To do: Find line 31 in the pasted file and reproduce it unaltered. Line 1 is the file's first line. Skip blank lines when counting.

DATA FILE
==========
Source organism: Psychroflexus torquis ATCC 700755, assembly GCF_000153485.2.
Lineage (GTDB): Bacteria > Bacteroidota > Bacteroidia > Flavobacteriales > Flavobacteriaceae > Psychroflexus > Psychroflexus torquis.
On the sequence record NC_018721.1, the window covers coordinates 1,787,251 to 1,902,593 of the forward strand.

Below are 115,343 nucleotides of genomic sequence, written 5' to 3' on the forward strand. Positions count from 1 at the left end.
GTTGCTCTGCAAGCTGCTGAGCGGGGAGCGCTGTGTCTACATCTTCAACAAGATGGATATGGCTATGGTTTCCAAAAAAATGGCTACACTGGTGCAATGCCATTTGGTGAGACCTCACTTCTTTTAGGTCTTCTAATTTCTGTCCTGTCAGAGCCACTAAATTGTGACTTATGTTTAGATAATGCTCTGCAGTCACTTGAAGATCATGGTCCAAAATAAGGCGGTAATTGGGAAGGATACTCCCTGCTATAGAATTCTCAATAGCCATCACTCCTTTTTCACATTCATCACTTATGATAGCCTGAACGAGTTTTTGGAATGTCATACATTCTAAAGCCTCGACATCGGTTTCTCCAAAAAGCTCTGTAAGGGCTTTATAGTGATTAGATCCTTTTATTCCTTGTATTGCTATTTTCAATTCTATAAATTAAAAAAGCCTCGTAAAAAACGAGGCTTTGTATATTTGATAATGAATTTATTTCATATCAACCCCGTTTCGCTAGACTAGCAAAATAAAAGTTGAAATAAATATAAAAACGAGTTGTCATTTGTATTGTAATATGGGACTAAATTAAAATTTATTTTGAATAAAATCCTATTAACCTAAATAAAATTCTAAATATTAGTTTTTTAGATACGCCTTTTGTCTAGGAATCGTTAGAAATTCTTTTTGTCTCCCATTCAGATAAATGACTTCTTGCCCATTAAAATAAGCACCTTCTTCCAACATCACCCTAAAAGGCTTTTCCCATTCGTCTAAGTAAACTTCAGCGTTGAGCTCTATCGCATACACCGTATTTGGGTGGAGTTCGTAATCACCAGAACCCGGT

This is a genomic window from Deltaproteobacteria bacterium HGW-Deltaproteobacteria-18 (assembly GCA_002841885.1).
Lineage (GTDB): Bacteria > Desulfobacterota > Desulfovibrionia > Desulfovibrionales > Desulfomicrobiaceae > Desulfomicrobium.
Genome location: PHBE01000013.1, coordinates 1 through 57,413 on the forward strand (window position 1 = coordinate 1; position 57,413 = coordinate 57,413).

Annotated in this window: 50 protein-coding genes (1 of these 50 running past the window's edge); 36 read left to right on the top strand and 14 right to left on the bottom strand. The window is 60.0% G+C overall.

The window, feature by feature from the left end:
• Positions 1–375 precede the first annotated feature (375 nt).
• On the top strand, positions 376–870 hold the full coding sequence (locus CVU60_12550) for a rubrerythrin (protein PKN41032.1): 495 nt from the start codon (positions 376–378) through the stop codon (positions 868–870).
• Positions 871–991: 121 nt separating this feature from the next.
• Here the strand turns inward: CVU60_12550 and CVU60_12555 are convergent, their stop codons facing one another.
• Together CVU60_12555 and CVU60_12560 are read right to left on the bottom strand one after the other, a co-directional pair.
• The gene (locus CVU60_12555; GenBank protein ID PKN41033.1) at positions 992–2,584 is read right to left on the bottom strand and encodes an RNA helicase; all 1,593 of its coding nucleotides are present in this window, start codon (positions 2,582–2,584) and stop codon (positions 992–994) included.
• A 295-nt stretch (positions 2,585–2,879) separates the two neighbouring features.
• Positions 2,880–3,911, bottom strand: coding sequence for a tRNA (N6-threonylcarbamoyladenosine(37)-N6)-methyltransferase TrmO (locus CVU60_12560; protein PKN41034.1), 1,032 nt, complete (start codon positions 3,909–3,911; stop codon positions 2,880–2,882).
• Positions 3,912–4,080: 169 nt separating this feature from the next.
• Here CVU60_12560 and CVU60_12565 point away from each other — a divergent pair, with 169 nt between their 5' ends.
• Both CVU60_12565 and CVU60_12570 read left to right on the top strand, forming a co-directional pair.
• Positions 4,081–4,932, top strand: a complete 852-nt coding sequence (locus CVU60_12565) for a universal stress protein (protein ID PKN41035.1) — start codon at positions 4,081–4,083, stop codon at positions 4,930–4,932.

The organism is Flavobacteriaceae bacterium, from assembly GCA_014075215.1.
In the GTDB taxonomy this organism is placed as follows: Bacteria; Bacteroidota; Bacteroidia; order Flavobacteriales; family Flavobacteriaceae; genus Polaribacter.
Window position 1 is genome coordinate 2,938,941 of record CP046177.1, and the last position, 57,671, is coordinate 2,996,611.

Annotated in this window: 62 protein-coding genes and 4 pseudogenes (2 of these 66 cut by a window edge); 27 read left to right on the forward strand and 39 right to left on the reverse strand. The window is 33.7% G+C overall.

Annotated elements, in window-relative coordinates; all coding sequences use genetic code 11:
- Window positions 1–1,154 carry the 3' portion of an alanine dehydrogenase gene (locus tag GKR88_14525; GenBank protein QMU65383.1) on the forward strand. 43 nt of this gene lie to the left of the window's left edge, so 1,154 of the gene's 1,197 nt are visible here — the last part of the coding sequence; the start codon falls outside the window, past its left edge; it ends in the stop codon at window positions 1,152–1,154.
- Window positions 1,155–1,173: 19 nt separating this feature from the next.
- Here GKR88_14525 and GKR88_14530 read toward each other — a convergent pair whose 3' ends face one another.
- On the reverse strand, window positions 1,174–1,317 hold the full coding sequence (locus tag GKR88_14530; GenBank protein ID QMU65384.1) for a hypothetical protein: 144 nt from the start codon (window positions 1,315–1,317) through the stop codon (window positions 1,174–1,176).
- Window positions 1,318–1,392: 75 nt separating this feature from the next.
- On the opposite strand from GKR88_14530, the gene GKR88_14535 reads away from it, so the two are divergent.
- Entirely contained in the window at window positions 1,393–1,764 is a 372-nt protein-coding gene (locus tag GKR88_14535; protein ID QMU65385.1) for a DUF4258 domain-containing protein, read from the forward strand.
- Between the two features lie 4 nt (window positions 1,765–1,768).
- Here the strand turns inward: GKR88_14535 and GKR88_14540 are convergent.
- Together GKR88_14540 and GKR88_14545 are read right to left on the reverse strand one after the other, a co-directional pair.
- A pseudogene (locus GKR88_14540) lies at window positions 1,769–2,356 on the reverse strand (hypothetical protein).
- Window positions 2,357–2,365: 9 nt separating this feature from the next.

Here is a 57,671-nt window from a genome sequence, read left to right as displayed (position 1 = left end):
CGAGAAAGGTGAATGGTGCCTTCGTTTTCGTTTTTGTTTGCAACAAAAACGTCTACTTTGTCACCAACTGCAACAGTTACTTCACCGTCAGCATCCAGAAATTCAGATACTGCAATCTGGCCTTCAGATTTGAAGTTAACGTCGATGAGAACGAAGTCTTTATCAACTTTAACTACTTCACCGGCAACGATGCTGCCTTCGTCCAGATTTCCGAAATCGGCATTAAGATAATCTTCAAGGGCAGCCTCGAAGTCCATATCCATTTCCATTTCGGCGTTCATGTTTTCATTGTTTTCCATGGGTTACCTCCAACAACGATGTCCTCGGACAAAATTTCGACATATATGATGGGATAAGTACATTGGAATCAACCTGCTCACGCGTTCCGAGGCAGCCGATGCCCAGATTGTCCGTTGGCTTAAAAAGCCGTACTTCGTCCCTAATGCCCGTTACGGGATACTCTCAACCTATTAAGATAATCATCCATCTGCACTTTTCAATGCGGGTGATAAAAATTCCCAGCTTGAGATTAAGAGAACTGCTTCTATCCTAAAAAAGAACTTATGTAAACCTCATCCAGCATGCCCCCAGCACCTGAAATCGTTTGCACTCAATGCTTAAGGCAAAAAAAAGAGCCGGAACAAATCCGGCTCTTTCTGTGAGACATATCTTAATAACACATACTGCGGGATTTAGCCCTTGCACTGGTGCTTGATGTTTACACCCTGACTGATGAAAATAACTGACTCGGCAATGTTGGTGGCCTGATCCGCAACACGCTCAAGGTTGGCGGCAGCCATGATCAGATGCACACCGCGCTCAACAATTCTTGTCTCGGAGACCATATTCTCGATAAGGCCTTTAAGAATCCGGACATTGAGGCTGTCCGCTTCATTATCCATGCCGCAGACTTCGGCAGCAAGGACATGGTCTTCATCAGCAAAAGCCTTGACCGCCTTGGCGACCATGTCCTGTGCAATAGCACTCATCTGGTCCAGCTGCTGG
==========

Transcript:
- On the reverse strand, window positions 1,174–1,317 hold the full coding sequence (locus tag GKR88_14530; GenBank protein ID QMU65384.1) for a hypothetical protein: 144 nt from the start codon (window positions 1,315–1,317) through the stop codon (window positions 1,174–1,176).